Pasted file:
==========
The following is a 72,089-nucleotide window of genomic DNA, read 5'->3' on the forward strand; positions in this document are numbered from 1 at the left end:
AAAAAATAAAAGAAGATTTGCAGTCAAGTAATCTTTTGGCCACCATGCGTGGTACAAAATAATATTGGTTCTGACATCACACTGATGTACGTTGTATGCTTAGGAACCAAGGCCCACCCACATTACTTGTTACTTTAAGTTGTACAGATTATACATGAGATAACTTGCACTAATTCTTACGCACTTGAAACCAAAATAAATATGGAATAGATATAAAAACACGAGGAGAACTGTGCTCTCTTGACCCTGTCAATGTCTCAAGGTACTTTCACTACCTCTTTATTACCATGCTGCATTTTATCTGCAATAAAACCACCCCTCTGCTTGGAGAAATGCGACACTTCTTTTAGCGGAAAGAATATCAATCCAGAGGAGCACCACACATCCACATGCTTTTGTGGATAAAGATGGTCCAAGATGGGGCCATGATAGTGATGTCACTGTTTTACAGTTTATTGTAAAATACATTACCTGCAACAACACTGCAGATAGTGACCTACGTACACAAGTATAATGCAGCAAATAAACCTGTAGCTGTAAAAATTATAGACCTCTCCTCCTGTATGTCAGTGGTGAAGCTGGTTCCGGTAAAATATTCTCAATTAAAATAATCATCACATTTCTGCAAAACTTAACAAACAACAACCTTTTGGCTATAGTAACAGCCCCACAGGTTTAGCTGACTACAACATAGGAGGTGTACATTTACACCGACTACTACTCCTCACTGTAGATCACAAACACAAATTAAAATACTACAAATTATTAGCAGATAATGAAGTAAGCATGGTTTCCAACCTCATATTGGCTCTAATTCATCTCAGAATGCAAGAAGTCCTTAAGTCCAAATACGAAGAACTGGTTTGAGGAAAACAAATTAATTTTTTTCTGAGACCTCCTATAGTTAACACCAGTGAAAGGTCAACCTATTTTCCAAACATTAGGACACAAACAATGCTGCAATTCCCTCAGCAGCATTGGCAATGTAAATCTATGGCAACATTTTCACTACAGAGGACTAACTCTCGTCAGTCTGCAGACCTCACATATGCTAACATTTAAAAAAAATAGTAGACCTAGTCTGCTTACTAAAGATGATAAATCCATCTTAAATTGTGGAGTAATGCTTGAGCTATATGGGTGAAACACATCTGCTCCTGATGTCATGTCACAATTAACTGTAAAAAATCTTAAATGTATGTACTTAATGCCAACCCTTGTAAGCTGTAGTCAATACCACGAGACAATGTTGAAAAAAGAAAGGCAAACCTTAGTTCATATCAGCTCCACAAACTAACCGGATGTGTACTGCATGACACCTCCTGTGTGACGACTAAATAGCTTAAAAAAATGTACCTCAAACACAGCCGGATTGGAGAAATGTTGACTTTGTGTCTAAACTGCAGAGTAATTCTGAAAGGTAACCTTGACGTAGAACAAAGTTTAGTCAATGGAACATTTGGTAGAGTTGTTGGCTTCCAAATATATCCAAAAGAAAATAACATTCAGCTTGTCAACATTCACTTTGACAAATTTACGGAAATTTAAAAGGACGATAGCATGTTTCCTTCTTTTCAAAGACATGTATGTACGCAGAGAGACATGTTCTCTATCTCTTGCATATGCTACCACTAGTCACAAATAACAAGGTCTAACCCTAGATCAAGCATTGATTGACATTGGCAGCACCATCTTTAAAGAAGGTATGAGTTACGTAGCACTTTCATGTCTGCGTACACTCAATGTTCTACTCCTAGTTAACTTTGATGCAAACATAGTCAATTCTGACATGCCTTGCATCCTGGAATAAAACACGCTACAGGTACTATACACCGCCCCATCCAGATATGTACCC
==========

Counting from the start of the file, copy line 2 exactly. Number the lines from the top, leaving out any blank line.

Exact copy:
AAAAAATAAAAGAAGATTTGCAGTCAAGTAATCTTTTGGCCACCATGCGTGGTACAAAATAATATTGGTTCTGACATCACACTGATGTACGTTGTATGCTTAGGAACCAAGGCCCACCCACATTACTTGTTACTTTAAGTTGTACAGATTATACATGAGATAACTTGCACTAATTCTTACGCACTTGAAACCAAAATAAATATGGAATAGATATAAAAACACGAGGAGAACTGTGCTCTCTTGACCCTGTCAATGTCTCAAGGTACTTTCACTACCTCTTTATTACCATGCTGCATTTTATCTGCAATAAAACCACCCCTCTGCTTGGAGAAATGCGACACTTCTTTTAGCGGAAAGAATATCAATCCAGAGGAGCACCACACATCCACATGCTTTTGTGGATAAAGATGGTCCAAGATGGGGCCATGATAGTGATGTCACTGTTTTACAGTTTATTGTAAAATACATTACCTGCAACAACACTGCAGATAGTGACCTACGTACACAAGTATAATGCAGCAAATAAACCTGTAGCTGTAAAAATTATAGACCTCTCCTCCTGTATGTCAGTGGTGAAGCTGGTTCCGGTAAAATATTCTCAATTAAAATAATCATCACATTTCTGCAAAACTTAACAAACAACAACCTTTTGGCTATAGTAACAGCCCCACAGGTTTAGCTGACTACAACATAGGAGGTGTACATTTACACCGACTACTACTCCTCACTGTAGATCACAAACACAAATTAAAATACTACAAATTATTAGCAGATAATGAAGTAAGCATGGTTTCCAACCTCATATTGGCTCTAATTCATCTCAGAATGCAAGAAGTCCTTAAGTCCAAATACGAAGAACTGGTTTGAGGAAAACAAATTAATTTTTTTCTGAGACCTCCTATAGTTAACACCAGTGAAAGGTCAACCTATTTTCCAAACATTAGGACACAAACAATGCTGCAATTCCCTCAGCAGCATTGGCAATGTAAATCTATGGCAACATTTTCACTACAGAGGACTAACTCTCGTCAGTCTGCAGACCTCACATATGCTAACATTTAAAAAAAATAGTAGACCTAGTCTGCTTACTAAAGATGATAAATCCATCTTAAATTGTGGAGTAATGCTTGAGCTATATGGGTGAAACACATCTGCTCCTGATGTCATGTCACAATTAACTGTAAAAAATCTTAAATGTATGTACTTAATGCCAACCCTTGTAAGCTGTAGTCAATACCACGAGACAATGTTGAAAAAAGAAAGGCAAACCTTAGTTCATATCAGCTCCACAAACTAACCGGATGTGTACTGCATGACACCTCCTGTGTGACGACTAAATAGCTTAAAAAAATGTACCTCAAACACAGCCGGATTGGAGAAATGTTGACTTTGTGTCTAAACTGCAGAGTAATTCTGAAAGGTAACCTTGACGTAGAACAAAGTTTAGTCAATGGAACATTTGGTAGAGTTGTTGGCTTCCAAATATATCCAAAAGAAAATAACATTCAGCTTGTCAACATTCACTTTGACAAATTTACGGAAATTTAAAAGGACGATAGCATGTTTCCTTCTTTTCAAAGACATGTATGTACGCAGAGAGACATGTTCTCTATCTCTTGCATATGCTACCACTAGTCACAAATAACAAGGTCTAACCCTAGATCAAGCATTGATTGACATTGGCAGCACCATCTTTAAAGAAGGTATGAGTTACGTAGCACTTTCATGTCTGCGTACACTCAATGTTCTACTCCTAGTTAACTTTGATGCAAACATAGTCAATTCTGACATGCCTTGCATCCTGGAATAAAACACGCTACAGGTACTATACACCGCCCCATCCAGATATGTACCC